MANILA, Philippines — After a week of delay, government lawyers on Tuesday will defend before the Supreme Court the legality of Republic Act 10175 or the Cybercrime Prevention Act of 2012.
The oral argument was scheduled last week but the high court granted the government’s request to reset it today, Tuesday.
Solicitor General Francis Jardeleza made the request saying he was needed in Malacañang.
Two weeks ago, the high court heard the arguments of the petitioners questioning the constitutionality of the Cybercrime Law.
Among the questioned provisions of the law discussed were the provision on Internet libel, the authority of the Department of Justice to take down Internet data if found to be violating RA 10175, collection of traffic data, cybersex issue and prosecution for violating this law and a separate prosecution and conviction for the same crime under the Revised Penal Code.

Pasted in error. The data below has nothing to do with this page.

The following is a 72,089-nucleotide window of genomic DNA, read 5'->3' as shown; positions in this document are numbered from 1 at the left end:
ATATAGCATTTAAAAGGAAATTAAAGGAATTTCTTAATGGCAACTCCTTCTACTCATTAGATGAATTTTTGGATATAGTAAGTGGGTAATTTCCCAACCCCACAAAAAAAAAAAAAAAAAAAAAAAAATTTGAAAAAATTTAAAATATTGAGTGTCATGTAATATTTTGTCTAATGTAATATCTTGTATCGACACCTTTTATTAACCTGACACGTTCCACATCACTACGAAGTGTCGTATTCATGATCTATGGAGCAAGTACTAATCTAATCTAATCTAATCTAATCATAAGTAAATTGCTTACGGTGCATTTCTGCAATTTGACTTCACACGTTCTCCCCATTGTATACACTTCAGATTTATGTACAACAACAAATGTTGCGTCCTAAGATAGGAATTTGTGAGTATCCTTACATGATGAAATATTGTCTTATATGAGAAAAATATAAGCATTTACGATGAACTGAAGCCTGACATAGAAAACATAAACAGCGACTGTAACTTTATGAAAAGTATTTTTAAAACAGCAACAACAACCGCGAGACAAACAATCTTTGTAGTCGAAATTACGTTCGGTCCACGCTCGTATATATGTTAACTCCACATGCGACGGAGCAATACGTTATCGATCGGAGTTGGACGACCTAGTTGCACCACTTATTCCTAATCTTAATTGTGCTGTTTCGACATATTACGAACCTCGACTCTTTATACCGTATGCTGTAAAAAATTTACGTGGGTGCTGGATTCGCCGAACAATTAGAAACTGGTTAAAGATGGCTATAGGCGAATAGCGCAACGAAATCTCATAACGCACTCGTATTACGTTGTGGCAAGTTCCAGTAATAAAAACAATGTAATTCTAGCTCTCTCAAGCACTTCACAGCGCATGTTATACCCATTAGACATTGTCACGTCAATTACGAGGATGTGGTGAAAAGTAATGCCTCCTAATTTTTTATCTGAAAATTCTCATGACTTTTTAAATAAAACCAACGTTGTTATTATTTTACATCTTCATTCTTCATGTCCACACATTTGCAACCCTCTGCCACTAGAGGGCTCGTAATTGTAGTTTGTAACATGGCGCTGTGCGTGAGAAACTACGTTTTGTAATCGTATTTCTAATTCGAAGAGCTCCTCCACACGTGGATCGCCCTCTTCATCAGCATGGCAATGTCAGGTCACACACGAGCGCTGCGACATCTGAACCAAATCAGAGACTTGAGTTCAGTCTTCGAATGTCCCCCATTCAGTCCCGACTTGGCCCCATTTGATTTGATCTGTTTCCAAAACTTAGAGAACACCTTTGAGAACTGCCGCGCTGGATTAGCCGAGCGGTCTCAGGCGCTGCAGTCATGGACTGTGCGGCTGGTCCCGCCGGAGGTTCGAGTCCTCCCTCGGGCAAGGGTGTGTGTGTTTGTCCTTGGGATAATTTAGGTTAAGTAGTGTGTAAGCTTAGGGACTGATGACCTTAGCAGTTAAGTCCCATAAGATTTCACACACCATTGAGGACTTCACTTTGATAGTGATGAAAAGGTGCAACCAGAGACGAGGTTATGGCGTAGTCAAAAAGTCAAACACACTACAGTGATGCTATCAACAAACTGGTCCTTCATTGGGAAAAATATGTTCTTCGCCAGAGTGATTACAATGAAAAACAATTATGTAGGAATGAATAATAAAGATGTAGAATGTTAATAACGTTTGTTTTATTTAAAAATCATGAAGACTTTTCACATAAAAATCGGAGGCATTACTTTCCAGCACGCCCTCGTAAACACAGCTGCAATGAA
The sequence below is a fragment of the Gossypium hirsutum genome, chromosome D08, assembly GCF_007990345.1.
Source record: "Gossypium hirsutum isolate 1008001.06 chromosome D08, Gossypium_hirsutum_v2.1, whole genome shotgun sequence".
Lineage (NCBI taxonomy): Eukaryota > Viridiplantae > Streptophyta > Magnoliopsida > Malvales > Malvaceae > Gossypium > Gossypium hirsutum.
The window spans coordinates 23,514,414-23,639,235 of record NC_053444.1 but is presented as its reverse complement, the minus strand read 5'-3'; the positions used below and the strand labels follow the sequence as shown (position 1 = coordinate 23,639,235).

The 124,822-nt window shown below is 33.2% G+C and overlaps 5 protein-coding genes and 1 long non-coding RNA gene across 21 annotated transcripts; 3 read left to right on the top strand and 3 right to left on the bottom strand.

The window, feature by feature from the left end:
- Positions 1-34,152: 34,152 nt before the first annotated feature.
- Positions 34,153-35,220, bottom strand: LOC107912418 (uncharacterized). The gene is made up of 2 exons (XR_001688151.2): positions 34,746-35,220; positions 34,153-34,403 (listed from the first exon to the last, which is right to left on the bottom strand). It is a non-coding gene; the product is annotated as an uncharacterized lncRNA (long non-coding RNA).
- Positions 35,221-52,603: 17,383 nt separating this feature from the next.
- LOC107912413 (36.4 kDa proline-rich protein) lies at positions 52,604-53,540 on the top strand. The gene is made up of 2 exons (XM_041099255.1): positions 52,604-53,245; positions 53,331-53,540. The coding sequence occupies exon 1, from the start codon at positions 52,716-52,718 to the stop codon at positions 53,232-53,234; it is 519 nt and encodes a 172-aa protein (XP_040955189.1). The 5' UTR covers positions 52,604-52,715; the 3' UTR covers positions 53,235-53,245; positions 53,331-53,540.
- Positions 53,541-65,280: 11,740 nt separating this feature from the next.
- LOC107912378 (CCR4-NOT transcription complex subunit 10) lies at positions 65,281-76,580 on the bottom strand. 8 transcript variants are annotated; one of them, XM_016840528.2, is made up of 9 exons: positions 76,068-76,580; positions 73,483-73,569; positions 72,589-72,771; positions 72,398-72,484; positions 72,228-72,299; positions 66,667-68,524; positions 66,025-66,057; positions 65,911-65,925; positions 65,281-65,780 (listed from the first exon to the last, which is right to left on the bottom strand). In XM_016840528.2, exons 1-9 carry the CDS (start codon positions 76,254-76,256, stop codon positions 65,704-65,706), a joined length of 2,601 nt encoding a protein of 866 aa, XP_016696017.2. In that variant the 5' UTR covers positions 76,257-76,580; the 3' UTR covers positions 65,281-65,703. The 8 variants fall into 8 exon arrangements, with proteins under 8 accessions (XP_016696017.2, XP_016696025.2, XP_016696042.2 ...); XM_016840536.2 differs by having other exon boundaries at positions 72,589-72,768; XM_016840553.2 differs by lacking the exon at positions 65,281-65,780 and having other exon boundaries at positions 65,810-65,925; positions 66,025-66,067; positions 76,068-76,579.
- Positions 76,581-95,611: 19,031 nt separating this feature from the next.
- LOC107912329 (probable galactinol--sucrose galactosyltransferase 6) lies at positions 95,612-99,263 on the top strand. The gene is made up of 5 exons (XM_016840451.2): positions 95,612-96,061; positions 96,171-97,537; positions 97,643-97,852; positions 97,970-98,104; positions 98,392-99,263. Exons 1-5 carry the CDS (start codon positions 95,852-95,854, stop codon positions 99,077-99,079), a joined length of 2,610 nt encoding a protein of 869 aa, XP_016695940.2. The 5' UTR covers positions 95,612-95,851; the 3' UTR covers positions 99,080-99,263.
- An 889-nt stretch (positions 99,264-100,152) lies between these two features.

Representatives of the petitioners UP law Professor Harry Roque Jr., Bayan Muna Representative Neri Colmenraes, Philippine Bar Association legal counsel Rodel Cruz, UP Prof. Jesus Disini, and Julius Matibag of the National Union of People’s Lawyers cited violation of the due process clause, search and seizure, prohibition against double jeopardy or being prosecuted for the same offense twice, vagueness of the law, right to free speech as among the many constitutional provisions which will be violated if the law will be implemented.
Meanwhile, the anti-Cybercrime Law advocates will go back to the streets Tuesday on the second leg of the oral arguments.
Bayan Secretary General Renato Reyes said they were hoping that the high court would extend the restraining order it issued against the law’s implementation.
“With only a few days to go before the TRO vs cybercrime law expires on February 6, we hope the SC will take up the motion of the counsels for petitioners and issue an indefinite TRO… The cybercrime law, with its many infirmities, cannot possibly be implemented while the SC has yet to rule on the petitions,” Reyes said.